The miscues were more mental, a lack of execution, than they were an example of how difficult the closing stretch at Carnoustie can be, and that’s not good enough for Spieth.

“That's what I would consider as a significant advantage for me is recognizing where the misses are,” said Spieth, who was tied for 68th when he completed his round. “It felt like a missed opportunity.”

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Perez: R&A does it right, 'not like the USGA'

By Rex HoggardJuly 19, 2018, 2:28 pm

CARNOUSTIE, Scotland – Pat Perez didn’t even attempt to hide his frustration with the USGA at last month’s U.S. Open, and after an opening-round 69 at The Open, he took the opportunity to double down on his displeasure.

“They (the R&A) do it right, not like the USGA,” Perez said of the setup at Carnoustie. “They've got the opposite [philosophy] here. I told them, you guys have it right, let the course get baked, but you've got the greens receptive. They're not going to run and be out of control. They could have easily had the greens just like the fairway, but they didn't. The course is just set up perfect.”


Full-field scores from the 147th Open Championship

Full coverage of the 147th Open Championship


Concerns at Shinnecock Hills reached a crescendo on Saturday when the scoring average ballooned to 75.3 and only three players broke the par of 70. Of particular concern for many players, including Perez, were some of the hole locations, given how fast and firm the greens were.

“The U.S. Open could have been like this more if they wanted to. They could have made the greens a bit more receptive,” Perez said. “These greens are really flat compared to Shinnecock. So that was kind of the problem there is they let it get out of control and they made the greens too hard.”

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Ball headed O.B., Stone (68) gets huge break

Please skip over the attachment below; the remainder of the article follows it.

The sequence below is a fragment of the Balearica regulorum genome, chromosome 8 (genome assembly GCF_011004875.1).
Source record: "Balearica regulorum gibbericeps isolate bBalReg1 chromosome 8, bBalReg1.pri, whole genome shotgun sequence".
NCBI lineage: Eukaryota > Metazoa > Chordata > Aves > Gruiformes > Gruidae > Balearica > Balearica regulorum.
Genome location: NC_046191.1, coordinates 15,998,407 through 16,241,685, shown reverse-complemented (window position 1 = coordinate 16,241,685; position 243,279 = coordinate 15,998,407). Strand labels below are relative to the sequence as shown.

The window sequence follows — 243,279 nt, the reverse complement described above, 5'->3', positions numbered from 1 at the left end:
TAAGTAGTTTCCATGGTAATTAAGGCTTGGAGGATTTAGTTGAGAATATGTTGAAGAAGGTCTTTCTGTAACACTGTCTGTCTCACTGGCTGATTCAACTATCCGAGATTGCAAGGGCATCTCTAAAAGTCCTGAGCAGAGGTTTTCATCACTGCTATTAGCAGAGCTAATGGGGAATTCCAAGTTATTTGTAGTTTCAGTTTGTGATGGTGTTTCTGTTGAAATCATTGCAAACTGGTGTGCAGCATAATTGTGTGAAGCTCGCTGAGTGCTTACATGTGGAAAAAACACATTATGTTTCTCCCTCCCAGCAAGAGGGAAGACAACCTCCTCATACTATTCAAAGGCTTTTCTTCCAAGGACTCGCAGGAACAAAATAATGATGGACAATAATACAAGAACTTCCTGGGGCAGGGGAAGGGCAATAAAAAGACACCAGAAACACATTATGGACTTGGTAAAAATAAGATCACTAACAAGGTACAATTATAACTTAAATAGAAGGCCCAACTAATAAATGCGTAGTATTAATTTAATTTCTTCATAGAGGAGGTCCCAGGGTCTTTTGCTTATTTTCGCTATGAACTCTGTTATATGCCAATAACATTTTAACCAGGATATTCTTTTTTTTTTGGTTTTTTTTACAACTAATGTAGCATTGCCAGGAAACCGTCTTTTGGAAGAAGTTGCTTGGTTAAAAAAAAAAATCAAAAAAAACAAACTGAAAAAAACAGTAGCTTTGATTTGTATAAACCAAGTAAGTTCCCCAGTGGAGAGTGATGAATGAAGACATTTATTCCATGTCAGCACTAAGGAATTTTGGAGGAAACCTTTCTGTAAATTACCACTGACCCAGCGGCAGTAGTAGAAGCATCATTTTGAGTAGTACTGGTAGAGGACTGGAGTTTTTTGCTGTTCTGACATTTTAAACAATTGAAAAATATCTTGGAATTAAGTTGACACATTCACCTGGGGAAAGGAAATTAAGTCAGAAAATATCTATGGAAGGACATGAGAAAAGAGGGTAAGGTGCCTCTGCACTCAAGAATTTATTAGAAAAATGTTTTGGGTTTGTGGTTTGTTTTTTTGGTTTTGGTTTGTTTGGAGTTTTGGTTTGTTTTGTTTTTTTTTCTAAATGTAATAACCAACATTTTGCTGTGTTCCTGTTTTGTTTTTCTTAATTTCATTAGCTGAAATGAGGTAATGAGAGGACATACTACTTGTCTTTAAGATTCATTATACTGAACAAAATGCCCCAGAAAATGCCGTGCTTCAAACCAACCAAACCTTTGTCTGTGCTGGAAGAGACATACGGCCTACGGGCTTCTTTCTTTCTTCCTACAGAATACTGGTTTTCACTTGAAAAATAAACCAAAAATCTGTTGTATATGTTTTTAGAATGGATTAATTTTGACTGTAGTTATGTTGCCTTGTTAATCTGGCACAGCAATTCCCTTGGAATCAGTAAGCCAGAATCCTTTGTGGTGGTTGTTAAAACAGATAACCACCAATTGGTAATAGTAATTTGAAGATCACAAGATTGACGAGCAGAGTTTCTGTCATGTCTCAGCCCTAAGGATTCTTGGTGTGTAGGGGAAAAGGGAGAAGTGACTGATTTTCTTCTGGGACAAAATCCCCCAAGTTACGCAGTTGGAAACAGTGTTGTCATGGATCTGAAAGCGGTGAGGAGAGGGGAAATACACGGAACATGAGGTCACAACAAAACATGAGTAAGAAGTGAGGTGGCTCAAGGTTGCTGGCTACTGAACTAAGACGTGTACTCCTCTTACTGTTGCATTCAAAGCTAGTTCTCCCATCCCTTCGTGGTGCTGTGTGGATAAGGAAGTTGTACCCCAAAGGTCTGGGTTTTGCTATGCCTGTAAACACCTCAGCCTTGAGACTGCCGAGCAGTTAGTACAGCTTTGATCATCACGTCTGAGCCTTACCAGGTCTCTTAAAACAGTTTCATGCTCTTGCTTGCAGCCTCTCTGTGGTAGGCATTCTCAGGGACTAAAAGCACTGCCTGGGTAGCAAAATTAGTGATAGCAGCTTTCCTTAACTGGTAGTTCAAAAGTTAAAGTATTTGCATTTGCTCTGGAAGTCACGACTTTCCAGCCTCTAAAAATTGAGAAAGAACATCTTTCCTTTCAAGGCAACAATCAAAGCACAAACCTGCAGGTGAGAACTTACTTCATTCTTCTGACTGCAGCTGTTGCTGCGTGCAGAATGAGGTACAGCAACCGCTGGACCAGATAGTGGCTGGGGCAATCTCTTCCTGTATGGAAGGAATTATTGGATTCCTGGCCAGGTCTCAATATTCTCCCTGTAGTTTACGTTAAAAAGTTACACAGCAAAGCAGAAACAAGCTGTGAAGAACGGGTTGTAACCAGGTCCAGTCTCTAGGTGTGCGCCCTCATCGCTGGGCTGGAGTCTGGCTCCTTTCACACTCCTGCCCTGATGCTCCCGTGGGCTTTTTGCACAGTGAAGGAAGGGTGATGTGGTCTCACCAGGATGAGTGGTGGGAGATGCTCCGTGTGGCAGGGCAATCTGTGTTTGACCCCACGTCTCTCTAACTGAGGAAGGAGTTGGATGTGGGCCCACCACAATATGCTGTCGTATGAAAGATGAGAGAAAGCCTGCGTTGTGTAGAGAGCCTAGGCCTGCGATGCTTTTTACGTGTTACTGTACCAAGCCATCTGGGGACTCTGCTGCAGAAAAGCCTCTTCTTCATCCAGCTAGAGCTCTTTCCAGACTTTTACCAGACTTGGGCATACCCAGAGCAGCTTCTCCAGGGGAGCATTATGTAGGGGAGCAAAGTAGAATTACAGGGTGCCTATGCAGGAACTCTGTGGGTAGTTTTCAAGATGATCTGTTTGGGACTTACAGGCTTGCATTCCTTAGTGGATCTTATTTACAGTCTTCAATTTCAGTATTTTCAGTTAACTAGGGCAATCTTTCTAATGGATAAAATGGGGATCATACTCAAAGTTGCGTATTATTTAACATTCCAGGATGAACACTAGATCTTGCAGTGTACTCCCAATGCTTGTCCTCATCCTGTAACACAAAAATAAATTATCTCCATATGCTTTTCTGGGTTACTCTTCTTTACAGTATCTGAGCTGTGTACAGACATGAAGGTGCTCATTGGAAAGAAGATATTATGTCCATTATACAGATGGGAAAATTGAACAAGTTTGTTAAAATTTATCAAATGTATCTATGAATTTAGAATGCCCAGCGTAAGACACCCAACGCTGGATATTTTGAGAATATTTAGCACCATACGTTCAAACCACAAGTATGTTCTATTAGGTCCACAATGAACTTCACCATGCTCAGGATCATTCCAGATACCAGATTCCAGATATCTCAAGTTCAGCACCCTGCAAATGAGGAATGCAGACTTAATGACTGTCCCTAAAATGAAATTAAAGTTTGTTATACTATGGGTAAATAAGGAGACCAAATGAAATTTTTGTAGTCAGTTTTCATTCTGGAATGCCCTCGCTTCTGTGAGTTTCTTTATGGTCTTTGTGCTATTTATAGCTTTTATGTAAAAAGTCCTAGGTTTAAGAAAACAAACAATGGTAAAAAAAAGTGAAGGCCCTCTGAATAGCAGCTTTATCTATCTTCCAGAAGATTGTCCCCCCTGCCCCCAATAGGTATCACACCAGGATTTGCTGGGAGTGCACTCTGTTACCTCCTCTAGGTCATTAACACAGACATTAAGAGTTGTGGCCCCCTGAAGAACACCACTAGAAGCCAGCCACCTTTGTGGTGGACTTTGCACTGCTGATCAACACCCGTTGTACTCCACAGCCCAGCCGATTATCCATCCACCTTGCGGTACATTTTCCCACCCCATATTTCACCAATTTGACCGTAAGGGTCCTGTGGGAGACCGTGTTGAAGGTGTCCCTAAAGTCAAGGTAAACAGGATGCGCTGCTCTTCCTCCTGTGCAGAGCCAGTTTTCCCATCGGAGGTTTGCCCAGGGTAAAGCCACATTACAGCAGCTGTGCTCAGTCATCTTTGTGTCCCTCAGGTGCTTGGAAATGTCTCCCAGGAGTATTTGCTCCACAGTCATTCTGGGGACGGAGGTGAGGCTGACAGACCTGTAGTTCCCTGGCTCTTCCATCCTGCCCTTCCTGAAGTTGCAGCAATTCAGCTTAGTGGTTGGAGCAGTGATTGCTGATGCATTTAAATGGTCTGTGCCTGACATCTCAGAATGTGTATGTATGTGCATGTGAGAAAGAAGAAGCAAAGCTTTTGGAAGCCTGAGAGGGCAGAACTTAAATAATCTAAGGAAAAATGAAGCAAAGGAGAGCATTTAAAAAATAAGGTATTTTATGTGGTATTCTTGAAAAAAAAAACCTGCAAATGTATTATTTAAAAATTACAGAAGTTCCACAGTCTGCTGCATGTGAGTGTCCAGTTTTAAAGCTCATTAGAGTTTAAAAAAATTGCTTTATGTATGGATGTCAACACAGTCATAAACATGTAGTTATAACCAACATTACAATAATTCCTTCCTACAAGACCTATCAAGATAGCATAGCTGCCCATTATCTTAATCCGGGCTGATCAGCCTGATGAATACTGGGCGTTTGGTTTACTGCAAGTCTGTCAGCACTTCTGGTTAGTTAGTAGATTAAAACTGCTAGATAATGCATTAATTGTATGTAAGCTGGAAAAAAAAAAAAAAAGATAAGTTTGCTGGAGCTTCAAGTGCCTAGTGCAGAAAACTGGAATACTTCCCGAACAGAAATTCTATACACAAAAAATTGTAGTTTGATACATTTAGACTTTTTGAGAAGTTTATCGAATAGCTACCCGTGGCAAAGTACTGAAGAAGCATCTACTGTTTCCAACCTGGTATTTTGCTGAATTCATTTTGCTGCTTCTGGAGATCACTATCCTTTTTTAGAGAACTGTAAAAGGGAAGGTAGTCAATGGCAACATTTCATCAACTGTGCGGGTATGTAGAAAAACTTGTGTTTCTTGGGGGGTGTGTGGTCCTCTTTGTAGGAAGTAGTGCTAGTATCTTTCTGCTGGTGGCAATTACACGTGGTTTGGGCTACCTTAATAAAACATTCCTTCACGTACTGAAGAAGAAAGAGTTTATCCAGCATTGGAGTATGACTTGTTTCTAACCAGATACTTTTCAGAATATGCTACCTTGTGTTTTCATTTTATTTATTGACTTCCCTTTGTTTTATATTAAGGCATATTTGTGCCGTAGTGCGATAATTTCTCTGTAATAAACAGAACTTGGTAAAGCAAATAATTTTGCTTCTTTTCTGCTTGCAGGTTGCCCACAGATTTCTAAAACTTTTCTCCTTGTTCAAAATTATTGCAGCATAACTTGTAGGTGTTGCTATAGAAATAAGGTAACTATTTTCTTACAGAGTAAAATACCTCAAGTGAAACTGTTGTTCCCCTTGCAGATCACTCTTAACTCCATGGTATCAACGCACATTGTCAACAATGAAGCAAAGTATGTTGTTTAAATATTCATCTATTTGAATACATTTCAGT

By Mercer BaggsJuly 19, 2018, 2:14 pm

CARNOUSTIE, Scotland – Brandon Stone knew it when he hit it.

“I knew I hit it out of bounds,” the South African said following his opening round in the 147th Open Championship.

Stone’s second shot on the par-4 18th, from the left fescue, was pulled into the grandstands, which are marked as O.B. But instead of settling in with the crowd, the ball ricocheted back towards the green and nearly onto the putting surface.

Stone made his par and walked away with a 3-under 68, two shots off the early lead.

“I really didn’t put a good swing on it, bad contact and it just came out way left,” Stone said. “I feel so sorry for the person I managed to catch on the forehead there, but got a lucky break.


Full-field scores from the 147th Open Championship

Full coverage of the 147th Open Championship


“When you get breaks like that you know you’re going to have good weeks.”

It’s been more than just good luck recently for Stone. He shot 60 in the final round – missing a 9-foot birdie putt for the first 59 in European Tour history – to win last week’s Scottish Open. It was his third career win on the circuit and first since 2016. It was also just his first top-10 of the season.

“A testament to a different mental approach and probably the change in putter,” said Stone, who added that he switched to a new Ping Anser blade model last week.

“I’ve been putting, probably, the best I have in my entire life.”

This marks Stone’s sixth start in a major championship, with his best finish a tie for 35th in last year’s U.S. Open. He has a missed cut and a T-70 in two prior Open Championships.